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View Diary: Update: Canada "Ghost Train"on Fire Hours Before Runaway (138 comments)

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  •  As a former Brakeman here's what I know, first (27+ / 0-)

    off fire damage on a locomotive won't have anything to do with the coupler , it's a chunk of iron, a flap that stays in place until someone pulls the pin (or lifts the draw bar) to uncouple the cars from one another (engine included).

    Dangling below where the cars couple together you see a black hose, the air hose, from one car coupled to the hose from the other car (or engine) and that's for the air for the brake system (generated by the compressor on  the engine).

    When you separate the engines from the parked cars you have to turn OFF the valve cock on the engine or the air blows out and the engine's brakes 'dynamite', or lock up (until the engineer can pump up the air pressure to release the brakes).
    So that had to happen or the engines don't move from that spot, but as a brakeman you leave the valve OPEN on the cars you leave which seizes  the brakes (with a loud swish of air) on every car the air is running thru. This is when some engineers will first pump up the brakes on what's getting left so when the air on them blows the brakes are locked, solid. One reason for the caboose was that you have a gauge back there that shows the line is open all the way to the end, now apparently they have a signal with that little red light thing you see at the end these days.

    After you dynamite the brakes on all (the connected cars) you tie down 'x' number of brakes per 'x' number of cars. It varies according to what kind of loads (how heavy and the grade), I got criticism from some brakemen because when they went to move a parked train they had to undo so many brakes I set but that was the way I was trained, better safe than sorry.

    Now I have no idea what they mean by security at the site but to release those brakes without an engine attached to pump up the air is to bleed by hand every single car (or enuf to get them rolling), which makes a loud hissing sound.
    Keep in mind if you think about some slow leak, that the train wouldn't have got there if it had a leak in the system to begin with and there is a lot of pressure applied. If the pressure drops (or raises) radically it APPLIES the brakes. That's why when you are coupling air hoses together (after the cars are coupled of course) you have to slowly turn open the valve from the engine's direction (and from the direction of the cars), and I do mean slowly or the brakes will lock up on everything.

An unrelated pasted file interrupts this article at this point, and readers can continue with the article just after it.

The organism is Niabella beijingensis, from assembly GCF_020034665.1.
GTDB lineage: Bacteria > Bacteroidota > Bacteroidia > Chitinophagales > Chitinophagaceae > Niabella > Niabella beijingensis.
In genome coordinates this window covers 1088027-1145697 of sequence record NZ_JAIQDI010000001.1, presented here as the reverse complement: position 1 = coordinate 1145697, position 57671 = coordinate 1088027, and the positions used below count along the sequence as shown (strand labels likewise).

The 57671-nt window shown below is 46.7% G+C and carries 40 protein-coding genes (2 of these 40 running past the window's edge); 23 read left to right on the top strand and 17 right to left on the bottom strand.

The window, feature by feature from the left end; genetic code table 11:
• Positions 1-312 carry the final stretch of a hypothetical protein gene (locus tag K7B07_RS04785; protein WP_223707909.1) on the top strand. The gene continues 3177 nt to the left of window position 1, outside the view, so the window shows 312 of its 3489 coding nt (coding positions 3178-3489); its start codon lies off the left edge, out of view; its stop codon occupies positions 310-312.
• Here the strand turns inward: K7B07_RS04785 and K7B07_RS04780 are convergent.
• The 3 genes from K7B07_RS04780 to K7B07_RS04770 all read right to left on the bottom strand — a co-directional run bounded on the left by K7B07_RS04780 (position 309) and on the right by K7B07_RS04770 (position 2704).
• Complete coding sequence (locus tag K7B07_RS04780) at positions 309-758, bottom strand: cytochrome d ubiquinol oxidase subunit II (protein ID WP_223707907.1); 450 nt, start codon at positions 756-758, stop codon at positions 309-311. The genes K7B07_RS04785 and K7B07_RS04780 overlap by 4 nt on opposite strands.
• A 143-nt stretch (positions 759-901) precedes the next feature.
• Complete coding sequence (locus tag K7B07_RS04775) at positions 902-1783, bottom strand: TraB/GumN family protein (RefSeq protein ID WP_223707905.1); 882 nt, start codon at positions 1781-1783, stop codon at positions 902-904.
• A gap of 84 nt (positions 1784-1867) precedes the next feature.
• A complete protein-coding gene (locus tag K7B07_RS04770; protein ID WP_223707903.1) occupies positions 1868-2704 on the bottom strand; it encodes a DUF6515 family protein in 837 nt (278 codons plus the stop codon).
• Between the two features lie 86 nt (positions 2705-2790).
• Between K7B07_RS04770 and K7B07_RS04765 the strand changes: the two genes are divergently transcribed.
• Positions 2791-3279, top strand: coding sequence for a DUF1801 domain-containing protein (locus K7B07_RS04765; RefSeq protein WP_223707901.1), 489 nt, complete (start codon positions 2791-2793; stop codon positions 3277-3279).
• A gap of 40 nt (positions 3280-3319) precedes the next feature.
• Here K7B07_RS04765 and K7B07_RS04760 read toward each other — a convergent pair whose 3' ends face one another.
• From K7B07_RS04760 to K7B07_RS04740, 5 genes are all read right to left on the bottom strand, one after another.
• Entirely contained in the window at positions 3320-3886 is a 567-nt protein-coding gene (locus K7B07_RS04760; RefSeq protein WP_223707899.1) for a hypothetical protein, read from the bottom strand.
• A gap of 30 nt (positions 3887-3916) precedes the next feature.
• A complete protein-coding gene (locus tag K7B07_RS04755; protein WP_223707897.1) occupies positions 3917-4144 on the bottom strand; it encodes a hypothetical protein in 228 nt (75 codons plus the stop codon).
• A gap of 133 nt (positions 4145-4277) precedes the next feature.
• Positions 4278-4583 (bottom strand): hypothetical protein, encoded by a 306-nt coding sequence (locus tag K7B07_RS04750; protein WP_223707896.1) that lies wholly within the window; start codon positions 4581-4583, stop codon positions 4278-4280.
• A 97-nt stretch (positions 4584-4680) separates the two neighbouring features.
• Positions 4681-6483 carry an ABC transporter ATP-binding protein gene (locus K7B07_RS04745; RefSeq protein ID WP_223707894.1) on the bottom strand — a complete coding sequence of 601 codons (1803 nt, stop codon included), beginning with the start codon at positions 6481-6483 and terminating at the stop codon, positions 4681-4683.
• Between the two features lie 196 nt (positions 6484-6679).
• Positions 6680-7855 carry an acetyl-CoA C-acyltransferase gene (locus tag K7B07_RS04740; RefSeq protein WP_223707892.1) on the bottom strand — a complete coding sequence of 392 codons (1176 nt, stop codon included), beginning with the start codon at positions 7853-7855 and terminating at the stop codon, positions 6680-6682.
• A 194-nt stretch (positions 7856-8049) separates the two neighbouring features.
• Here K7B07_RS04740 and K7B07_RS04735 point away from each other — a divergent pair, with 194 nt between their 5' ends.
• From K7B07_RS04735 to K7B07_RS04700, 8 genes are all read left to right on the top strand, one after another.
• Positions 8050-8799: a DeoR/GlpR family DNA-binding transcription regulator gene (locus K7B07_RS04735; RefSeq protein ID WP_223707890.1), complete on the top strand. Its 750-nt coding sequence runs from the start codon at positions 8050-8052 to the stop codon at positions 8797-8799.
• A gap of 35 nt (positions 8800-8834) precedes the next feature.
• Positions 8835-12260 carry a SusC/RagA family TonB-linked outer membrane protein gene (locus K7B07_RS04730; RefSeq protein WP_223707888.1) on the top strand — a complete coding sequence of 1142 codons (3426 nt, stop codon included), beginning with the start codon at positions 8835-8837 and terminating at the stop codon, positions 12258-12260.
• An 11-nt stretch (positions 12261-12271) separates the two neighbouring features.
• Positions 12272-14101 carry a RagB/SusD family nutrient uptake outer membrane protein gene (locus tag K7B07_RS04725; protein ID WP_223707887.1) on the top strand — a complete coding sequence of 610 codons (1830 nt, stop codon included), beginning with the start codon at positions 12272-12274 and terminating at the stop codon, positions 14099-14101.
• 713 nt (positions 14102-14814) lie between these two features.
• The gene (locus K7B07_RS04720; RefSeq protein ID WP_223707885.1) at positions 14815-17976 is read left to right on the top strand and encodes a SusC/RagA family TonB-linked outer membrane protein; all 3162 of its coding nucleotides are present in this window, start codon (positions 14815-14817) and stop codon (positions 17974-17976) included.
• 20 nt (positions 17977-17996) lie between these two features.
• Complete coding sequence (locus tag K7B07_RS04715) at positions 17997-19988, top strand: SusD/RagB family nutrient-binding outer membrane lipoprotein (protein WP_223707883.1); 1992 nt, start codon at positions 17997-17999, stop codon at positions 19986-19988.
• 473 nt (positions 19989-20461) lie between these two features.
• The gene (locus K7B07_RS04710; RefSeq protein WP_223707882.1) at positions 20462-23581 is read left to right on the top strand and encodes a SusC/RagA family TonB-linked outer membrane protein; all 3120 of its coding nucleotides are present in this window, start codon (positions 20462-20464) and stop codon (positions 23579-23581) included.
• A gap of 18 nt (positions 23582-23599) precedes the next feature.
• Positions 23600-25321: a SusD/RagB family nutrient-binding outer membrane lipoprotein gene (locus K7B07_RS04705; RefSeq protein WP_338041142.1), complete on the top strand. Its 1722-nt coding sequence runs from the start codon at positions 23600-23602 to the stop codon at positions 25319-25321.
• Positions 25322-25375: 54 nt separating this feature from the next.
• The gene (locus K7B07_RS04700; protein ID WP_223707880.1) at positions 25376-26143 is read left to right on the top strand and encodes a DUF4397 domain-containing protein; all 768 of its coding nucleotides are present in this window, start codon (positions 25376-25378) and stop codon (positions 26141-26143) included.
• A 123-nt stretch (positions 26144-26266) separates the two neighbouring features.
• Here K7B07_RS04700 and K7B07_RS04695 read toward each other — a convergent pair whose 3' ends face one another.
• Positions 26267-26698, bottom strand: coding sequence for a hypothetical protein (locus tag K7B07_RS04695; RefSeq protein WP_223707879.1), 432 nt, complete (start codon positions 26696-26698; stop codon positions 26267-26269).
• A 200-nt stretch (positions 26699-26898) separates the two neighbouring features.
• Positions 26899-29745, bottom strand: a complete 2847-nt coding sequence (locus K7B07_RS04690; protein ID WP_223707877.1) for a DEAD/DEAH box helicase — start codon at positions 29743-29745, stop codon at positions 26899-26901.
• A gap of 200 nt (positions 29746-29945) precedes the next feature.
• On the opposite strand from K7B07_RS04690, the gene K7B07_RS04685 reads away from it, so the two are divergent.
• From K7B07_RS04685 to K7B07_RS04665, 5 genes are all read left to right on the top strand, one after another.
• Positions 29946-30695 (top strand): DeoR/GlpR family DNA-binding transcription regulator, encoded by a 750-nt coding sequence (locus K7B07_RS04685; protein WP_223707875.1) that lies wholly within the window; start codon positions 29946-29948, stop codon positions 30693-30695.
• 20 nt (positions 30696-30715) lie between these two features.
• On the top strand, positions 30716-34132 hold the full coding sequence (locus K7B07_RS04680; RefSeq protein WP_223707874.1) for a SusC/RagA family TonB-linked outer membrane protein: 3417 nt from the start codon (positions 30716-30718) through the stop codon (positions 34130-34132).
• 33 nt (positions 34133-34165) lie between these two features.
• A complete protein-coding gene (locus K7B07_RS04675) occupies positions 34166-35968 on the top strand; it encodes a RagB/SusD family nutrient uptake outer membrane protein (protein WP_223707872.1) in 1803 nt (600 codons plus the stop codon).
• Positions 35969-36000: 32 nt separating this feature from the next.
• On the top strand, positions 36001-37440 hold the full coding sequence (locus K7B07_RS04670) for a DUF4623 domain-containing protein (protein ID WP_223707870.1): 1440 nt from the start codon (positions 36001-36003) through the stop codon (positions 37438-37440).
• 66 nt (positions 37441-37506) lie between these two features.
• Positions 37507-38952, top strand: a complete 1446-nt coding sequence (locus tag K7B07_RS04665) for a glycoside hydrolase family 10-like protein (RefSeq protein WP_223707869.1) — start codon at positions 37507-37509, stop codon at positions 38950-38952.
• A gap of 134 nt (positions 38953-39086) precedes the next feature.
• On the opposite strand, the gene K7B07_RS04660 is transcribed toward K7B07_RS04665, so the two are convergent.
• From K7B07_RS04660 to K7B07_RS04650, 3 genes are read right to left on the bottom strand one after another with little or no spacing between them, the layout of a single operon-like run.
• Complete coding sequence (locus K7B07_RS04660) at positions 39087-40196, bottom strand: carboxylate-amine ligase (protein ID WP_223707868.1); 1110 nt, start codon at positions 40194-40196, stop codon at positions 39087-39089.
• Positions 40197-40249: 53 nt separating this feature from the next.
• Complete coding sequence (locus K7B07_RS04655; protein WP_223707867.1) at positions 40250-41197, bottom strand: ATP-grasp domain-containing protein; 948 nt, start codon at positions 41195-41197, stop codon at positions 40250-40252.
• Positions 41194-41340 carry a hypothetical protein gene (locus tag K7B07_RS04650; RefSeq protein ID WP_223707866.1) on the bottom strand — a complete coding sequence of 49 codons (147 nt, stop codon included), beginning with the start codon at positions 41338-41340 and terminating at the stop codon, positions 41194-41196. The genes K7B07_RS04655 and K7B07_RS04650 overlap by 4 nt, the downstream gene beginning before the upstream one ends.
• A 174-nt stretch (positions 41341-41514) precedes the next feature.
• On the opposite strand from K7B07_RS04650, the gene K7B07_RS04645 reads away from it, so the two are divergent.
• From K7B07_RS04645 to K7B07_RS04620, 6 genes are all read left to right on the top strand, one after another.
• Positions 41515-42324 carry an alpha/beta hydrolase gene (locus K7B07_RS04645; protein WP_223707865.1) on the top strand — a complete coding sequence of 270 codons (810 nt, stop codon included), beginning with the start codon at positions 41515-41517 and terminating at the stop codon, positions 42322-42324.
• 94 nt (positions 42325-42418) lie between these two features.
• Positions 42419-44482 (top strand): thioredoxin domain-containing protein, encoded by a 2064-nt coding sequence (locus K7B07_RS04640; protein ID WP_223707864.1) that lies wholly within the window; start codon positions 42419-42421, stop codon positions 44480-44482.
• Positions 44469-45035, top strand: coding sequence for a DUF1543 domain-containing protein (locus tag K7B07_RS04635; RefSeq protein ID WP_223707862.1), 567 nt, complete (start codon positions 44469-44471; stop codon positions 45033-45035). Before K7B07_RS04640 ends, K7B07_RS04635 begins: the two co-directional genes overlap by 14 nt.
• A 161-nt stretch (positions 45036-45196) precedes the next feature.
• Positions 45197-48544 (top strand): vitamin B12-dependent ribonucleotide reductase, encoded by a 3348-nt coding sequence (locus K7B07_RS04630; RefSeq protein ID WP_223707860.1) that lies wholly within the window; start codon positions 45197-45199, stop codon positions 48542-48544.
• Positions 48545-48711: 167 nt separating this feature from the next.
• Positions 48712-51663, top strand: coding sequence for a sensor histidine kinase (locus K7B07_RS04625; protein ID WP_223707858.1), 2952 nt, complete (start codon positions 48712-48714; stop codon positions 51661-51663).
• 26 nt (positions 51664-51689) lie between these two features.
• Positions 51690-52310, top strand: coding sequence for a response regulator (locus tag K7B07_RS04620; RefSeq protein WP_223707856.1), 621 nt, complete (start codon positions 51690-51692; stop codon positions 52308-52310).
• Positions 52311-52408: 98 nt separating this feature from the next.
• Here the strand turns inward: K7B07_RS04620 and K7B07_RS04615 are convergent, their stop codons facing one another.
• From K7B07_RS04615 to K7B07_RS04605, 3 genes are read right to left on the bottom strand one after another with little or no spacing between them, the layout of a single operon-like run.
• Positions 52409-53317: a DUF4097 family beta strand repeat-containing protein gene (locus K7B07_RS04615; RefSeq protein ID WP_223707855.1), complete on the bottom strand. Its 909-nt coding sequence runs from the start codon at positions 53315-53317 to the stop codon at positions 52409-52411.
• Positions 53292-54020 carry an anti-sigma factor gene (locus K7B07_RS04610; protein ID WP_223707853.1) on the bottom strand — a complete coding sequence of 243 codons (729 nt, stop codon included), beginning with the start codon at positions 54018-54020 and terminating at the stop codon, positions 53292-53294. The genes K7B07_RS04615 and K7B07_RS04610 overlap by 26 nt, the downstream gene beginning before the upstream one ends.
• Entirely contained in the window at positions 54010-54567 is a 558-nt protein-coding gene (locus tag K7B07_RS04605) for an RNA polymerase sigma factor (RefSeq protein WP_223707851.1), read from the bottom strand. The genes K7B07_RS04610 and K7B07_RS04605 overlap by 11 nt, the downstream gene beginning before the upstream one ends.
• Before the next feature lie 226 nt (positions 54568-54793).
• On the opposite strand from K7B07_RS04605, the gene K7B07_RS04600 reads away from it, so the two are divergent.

So that's what I know, maybe someone did bleed the cars, and released the brakes on enough cars to get it started (if the brakes were really pumped up first cars would have to be bled before you can even get he hand brake loose), but the train ain't gonna bleed itself or kick it's locks off.
    I left the Railroad in 1982 (Canadian Pacific ) and even then some engines had 'black boxes' (like airplanes) and those will tell in detail what the engineer applied every foot of the trip including if he set the brakes, or pumped them up before pulling away for them to dynamite.

    One last thing (I promise) there were a LOT of places we parked cars where if we were dealing with dangerous loads, or dangerous grade (if they rolled out on the main line) like LPG or other such loads there was a DERAILER before the switch to put the first car on the ground.
     Btw the Derailer is something that flips on top of the rail and it has a groove in it to guide the first wheel that hits it onto the ground. SO I wonder if there was one there and if so two things, first why was it not set (it locks down) and if there wasn't one how did it run thru the switch without going on the ground did they park it way back of the switch?

    without the ants the rainforest dies

    by aliasalias on Sun Jul 07, 2013 at 12:36:44 PM PDT

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    •  Thanks for explaining (7+ / 0-)

      Here's a Google Earth pic of the scene. The train was parked on one of the lines to the right. There is a curve and a switch with the cafe across the street.
      Click to zoom

      •  Thanks for the detail (2+ / 0-)
        Recommended by:
        catullus, bigjacbigjacbigjac

        This pretty well explains the Westinghouse Air Brake system I learned in elementary school.  

        It not clear to me if the air in the reserve tank in each car can be released so as to remove pressure from the brake shoes.  Also, it is not clear to me how the brake wheel (for human use) on each car relates to the air brake system.

        I started with the idea that this runaway was impossible in theory, but because of some runaway boxcars in Johnson City, I know that it has happened.

        So I'm stuck with Yogi Berra:  "In theory, theory and practice are the same.  But in practice, they are different."

        I'm from Johnson City.

        by Al Fondy on Sun Jul 07, 2013 at 05:57:12 PM PDT

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